"I don't envy God paradise, because I am well satisfied to live in Sicily." Frederick II of Sicily
Acireale is undoubtedly one of the most beautiful cities of eastern Sicily.
It is located on the Timpa, nowadays Nature Reserve, a rocky lava slope overlooking the Ionian coast.
Acireale boasts a fantastic panoramic location, being nestled in the Lemon Riviera on the southern slope of mount Volcano Etna.
The architectural and artistic heritage of this city reaches its highest expression in the beauty of baroque churches and palaces, and in the sumptuous 19th century buildings.
The city suffered the terrible 1693 earthquake. It was rebuilt during the 19th century in Sicilian baroque, a well defined architectural style compared to the general characteristics of continental baroque.
The Dome square is the heart of the city. There we find the baroque Town Hall and the Dome, the cathedral of Acireale. This cathedral is dedicated to Our Lady of Annunciation, but commonly attributed to the cult of St.Venera.
The facade of the cathedral is characterized by a rose window and decorations in neo-Gothic style to the design of G.B. Basile, famous architect in Palermo.
Inside the Church we can admire the frescoes painted by A.Filocomo and Pietro Paolo Vasta.
A few steps after, in the Saint Sebastian square, the Basilica of St. Sebastian with its rich baroque facade is the iconic image of the City.
The facade was designed by Angelo Bellofiore from Acireale, it was built in several orders in white stone form Syracuse. A winding balustrade with ten statues defines the prospectus, the combination of friezes, masks, cupids and festoons is a set of rare balance, a joyful hymn to life that only the inspired inventive Baroque could imagine.
Acireale was called "the hundred bell towers city" or hundred Churches for the number of Churches in different districts of the City.
Taormina is one of the most famous places in Sicily.
Atop mount Tauro, it has a panoramic position whose uniqueness is famous all over the world.
The Romans expanded the ancient Greek colony, then Arabs and Normans have left their mark. With its medieval appearance, surrounded by the colors and scents of the Mediterranean vegetation, Taormina is a fine place to visit indeed.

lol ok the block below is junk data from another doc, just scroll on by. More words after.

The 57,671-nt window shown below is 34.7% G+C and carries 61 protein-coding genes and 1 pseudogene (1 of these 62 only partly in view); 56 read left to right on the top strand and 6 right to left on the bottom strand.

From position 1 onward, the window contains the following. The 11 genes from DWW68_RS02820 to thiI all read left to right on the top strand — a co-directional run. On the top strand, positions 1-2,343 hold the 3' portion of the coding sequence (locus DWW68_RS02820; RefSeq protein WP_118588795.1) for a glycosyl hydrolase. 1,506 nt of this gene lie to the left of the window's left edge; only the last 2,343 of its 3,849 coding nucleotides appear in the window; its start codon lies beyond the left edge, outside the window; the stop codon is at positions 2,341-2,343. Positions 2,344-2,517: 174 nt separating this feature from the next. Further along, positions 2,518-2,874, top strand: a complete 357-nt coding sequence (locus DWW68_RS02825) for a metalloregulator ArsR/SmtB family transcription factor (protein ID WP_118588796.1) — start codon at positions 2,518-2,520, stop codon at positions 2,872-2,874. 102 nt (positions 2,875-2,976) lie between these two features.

Goethe was fascinated by all this beauty and wrote about this town in his Italian Tour, making it famous for its colorful views and the pictures of Etna, the snowy and steaming volcano that declines until the turquoise sea.
The auditorium of the Greek theatre in Taormina was carved into the rock and subsequently transformed into an arena by the Romans. The theatre offers a spectacular view of the sea to the coast of Calabria and is surrounded by cypress trees and prickly pears.
Catania is at the center of the Mediterranean overlooking the Ionian sea, on the slopes of Mount Etna. The city is unique for the natural setting of a coastline that alternates sandy beaches and rocky shores of lava.
Catania was founded by the Greeks in the VIII century BC. Because of its strategic location and mild climate it has experienced a succession of countless cultures that have left indelible traces of their passage in the heritage of the city. The testimonies dating back to Romans are remarkable.
Among the remains of Roman time stands the Odeon, next to the Greek Roman theatre. The latter building was constructed in Greek times and restored between the I and II century. Other monumental structures belong to the same period, such as the Roman amphitheater in Piazza Stesicoro and some thermal baths made of lava stone.
The king Frederick II of Sicily founded Castello Ursino, a castle on the sea later surrounded by a lava flow in the XIII century, which nowadays is a museum.
The city has been rebuilt at the beginning of the XVIII century, after the terrible eruption of Etna in 1669 and the appalling earthquake in 1693.
Catania is a remarkable example of Sicilian baroque and post earthquake reconstruction. Its historic center has been declared World Heritage Site by UNESCO, along with seven municipalities of Val di Noto.
Catania still preserves the urban structure projected by G.B. Vaccarini, with wide straight roads that are connected around the main Via Etnea.
The Fountain of the Elephant assembled by Vaccarini in 1736, can be admired amid the scenic roads overlooking piazza del Duomo, right in the historic city center.
Archetype of palaces in Catania, palazzo Valle is the fairest of civil building project by the great architect Giovan Battista Vaccarini.
This palace was commissioned by Pietro La Valle and projected by Vaccarini in the first half of the 17th century.
The facade fully expresses the creativity of the architect: the graceful balcony, the details and trims, and the imposing front door, give great elegance to the main elevation.
Palazzo Valle has been finely restored and today is back to its original beauty. It hosts the Puglisi Cosentino Art Foundation, that has transformed the palace in a cultural center, home to an intensive program of international exhibitions, cultural events and meetings.
Catania is a city of many faces and remarkable cultural life.